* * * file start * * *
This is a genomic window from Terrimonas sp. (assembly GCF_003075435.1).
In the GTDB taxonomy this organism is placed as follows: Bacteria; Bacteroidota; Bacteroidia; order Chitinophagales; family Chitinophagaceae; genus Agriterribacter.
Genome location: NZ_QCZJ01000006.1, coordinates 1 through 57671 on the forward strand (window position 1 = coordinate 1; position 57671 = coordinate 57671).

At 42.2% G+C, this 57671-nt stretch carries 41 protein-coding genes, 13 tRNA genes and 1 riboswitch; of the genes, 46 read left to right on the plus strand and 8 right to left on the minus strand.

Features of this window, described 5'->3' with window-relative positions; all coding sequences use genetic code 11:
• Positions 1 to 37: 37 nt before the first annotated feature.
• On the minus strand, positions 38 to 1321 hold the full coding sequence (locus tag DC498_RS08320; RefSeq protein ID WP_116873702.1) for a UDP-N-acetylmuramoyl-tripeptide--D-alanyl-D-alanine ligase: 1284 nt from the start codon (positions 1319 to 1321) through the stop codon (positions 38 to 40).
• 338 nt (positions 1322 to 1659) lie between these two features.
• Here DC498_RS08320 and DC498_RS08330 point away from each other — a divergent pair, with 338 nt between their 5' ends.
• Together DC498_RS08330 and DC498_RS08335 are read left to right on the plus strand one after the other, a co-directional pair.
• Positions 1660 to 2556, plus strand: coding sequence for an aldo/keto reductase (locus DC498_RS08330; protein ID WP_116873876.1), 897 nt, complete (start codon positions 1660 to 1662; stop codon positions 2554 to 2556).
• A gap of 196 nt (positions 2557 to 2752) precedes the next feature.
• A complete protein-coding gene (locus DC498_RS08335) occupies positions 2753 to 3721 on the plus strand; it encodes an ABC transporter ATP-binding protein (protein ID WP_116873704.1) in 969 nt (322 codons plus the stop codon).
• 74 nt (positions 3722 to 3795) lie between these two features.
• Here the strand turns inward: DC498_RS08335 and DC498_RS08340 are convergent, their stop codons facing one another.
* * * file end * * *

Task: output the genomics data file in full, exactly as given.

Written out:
This is a genomic window from Terrimonas sp. (assembly GCF_003075435.1).
In the GTDB taxonomy this organism is placed as follows: Bacteria; Bacteroidota; Bacteroidia; order Chitinophagales; family Chitinophagaceae; genus Agriterribacter.
Genome location: NZ_QCZJ01000006.1, coordinates 1 through 57671 on the forward strand (window position 1 = coordinate 1; position 57671 = coordinate 57671).

At 42.2% G+C, this 57671-nt stretch carries 41 protein-coding genes, 13 tRNA genes and 1 riboswitch; of the genes, 46 read left to right on the plus strand and 8 right to left on the minus strand.

Features of this window, described 5'->3' with window-relative positions; all coding sequences use genetic code 11:
• Positions 1 to 37: 37 nt before the first annotated feature.
• On the minus strand, positions 38 to 1321 hold the full coding sequence (locus tag DC498_RS08320; RefSeq protein ID WP_116873702.1) for a UDP-N-acetylmuramoyl-tripeptide--D-alanyl-D-alanine ligase: 1284 nt from the start codon (positions 1319 to 1321) through the stop codon (positions 38 to 40).
• 338 nt (positions 1322 to 1659) lie between these two features.
• Here DC498_RS08320 and DC498_RS08330 point away from each other — a divergent pair, with 338 nt between their 5' ends.
• Together DC498_RS08330 and DC498_RS08335 are read left to right on the plus strand one after the other, a co-directional pair.
• Positions 1660 to 2556, plus strand: coding sequence for an aldo/keto reductase (locus DC498_RS08330; protein ID WP_116873876.1), 897 nt, complete (start codon positions 1660 to 1662; stop codon positions 2554 to 2556).
• A gap of 196 nt (positions 2557 to 2752) precedes the next feature.
• A complete protein-coding gene (locus DC498_RS08335) occupies positions 2753 to 3721 on the plus strand; it encodes an ABC transporter ATP-binding protein (protein ID WP_116873704.1) in 969 nt (322 codons plus the stop codon).
• 74 nt (positions 3722 to 3795) lie between these two features.
• Here the strand turns inward: DC498_RS08335 and DC498_RS08340 are convergent, their stop codons facing one another.